Hinchinbrook MP Nick Dametto is eager to question witnesses at the second and final public hearing into his reef regulations reversal bill, which is being held tomorrow in Brisbane.
A varied mix of witnesses, including reef expert Dr Peter Ridd, cane industry representatives and conservationists will state their cases at the hearing.
Australian Institute of Marine Science professors are also on the witness list, and Mr Dametto said he was looking forward to hearing an update and further details on their latest annual research data which shows that coral cover for the Great Barrier Reef is at record high levels.
Despite attempts by the Government to stifle debate on his Environmental and Other Legislation (Reversal of Great Barrier Reef Protection Measures) Amendment Bill 2021 by denying the regional hearings, Mr Dametto said the impacted regions and industries were fighting back.
“The death of corals always makes a great headline, but it’s the recovery that is often ignored,” he said.
“The Great Barrier Reef is thriving, but our agricultural industry is not; fundamentally I believe that enabling agriculture and the supporting the Reef should not be treated mutually exclusively.
“My KAP colleagues and I are fighting to reverse this unreasonable legislation and implement a more balanced approached.”
Mr Dametto said it was only a few weeks ago when scientists discovered a 400-year-old giant coral which is thought to have survived major cyclones, numerous coral bleaching events and centuries of exposure to other threats.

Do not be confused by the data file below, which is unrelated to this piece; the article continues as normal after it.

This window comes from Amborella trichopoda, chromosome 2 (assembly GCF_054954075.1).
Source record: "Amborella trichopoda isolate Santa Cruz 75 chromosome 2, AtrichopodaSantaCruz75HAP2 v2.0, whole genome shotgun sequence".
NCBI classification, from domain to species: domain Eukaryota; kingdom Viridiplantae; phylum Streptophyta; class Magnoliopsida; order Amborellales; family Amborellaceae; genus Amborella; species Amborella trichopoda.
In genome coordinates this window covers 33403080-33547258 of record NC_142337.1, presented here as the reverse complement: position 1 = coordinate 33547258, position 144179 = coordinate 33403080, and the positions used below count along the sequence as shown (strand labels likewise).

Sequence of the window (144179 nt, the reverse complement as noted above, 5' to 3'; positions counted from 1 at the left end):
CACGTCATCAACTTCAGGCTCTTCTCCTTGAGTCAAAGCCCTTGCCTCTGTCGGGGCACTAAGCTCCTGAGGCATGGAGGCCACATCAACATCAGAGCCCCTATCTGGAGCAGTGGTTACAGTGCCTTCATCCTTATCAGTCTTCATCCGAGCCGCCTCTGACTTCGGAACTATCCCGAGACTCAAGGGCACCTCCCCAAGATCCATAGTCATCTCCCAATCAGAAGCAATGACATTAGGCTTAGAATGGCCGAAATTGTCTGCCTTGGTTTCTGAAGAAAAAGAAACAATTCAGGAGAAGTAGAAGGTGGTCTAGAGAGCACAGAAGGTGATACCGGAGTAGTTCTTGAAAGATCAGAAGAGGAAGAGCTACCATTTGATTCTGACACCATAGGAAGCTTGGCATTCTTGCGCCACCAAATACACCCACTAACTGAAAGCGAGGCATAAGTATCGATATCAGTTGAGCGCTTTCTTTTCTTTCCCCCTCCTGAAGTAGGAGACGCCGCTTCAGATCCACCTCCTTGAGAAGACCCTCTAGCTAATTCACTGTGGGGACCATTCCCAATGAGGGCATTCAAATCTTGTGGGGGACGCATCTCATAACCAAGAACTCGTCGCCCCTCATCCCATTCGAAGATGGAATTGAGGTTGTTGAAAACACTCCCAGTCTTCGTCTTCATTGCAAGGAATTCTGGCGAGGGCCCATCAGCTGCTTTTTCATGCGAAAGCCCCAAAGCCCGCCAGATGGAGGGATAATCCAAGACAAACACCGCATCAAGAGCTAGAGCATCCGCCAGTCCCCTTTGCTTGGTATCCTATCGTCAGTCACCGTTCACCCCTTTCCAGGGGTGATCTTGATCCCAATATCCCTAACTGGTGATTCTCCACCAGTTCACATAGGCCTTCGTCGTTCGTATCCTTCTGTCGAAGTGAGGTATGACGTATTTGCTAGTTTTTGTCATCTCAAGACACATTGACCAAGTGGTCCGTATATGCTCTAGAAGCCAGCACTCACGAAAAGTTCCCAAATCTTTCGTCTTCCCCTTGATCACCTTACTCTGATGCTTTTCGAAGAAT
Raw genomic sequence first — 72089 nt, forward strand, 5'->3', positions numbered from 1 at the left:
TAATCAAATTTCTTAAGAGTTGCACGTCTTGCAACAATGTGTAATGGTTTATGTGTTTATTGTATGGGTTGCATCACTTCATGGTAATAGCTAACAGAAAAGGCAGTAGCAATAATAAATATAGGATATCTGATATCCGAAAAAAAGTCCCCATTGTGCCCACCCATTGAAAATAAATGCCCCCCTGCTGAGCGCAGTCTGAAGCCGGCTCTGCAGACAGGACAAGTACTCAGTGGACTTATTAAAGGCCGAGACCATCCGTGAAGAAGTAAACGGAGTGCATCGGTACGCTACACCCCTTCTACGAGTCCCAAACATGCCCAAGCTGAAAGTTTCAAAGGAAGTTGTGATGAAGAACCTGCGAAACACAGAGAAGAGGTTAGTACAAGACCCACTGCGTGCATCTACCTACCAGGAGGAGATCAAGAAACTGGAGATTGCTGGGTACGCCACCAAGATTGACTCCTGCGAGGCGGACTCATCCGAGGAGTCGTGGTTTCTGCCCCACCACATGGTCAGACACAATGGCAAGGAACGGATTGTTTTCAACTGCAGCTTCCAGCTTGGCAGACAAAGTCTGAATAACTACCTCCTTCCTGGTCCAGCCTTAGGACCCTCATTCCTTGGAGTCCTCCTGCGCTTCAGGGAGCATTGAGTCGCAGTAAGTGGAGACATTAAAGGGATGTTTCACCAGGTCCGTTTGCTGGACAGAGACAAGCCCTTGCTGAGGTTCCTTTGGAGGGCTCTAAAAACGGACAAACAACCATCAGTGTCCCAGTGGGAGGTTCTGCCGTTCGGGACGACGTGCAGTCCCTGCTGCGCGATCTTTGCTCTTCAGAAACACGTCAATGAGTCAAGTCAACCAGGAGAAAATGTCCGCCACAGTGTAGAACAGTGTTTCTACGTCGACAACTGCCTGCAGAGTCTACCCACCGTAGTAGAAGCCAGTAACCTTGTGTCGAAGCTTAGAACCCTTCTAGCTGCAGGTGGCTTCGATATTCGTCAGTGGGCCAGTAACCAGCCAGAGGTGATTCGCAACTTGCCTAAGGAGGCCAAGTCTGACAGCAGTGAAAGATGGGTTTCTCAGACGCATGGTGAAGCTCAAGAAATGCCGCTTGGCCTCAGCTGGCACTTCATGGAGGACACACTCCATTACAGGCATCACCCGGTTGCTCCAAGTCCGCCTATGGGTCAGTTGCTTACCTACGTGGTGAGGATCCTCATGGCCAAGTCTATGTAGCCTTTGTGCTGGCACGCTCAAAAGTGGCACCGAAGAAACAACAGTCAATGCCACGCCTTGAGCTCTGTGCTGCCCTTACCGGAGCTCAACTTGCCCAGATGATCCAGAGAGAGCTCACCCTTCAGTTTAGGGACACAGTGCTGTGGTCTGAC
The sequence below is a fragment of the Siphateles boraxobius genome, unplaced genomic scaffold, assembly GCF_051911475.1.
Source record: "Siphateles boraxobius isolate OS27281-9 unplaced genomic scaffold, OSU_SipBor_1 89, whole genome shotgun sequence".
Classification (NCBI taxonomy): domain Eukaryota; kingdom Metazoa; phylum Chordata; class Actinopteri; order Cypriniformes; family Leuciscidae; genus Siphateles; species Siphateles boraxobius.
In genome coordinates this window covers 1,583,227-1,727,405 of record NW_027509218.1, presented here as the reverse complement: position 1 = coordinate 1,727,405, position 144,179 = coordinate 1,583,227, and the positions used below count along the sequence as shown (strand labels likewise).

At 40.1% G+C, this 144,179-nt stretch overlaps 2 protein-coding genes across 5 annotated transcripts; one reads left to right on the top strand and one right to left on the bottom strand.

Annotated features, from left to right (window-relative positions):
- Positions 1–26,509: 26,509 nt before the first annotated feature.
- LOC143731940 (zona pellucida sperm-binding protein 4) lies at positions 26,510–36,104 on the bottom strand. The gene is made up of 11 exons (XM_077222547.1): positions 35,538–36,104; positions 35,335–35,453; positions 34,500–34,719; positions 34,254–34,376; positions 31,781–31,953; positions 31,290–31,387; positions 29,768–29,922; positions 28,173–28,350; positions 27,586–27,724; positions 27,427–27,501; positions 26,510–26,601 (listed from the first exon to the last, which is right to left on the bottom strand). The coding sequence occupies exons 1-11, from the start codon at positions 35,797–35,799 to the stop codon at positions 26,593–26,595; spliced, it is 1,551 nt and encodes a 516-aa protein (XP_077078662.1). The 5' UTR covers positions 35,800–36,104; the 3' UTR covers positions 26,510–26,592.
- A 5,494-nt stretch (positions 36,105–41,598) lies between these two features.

Ingham canefarmer Jonathan Biasi said he fully supported Mr Dametto’s Environmental and Other Legislation (Reversal of Great Barrier Reef Protection Measures) Amendment Bill 2021, as farmers simply don’t need more red or green tape.
“We already have enough paperwork; I’m spending more time in my office than in the paddock,” Mr Biasi said.
“There needs to be a fair approach, these regulations are just over the top.”
Mayor Jayo said Hinchinbrook Shire Council remains extremely concerned about the current legislation preventing farmers achieving maximum yield potential from their farms.
“At over a $1,000.00 tonne you would hardly think farmers are inclined to waste fertiliser by over application as the government implies,” said Cr Jayo.
“I am concerned about the future sustainability of our coastal sugar communities, given that the targets being expressed for future capping would be insufficient to feed a suburban lawn, let alone a commercially viable cane crop.
“As cane remains the predominant industry on our coast, our towns rely heavily on the sustainability of the farmers to survive.”
Around 60 per cent of the submissions received to Katter’s Australian Party’s (KAP) reef regulations reversal legislation were in support of the Bill.
Mr Dametto said this signalled significant support for the proposed laws that seek to restore common sense to the management of on-farm water run-off, which was encouraging.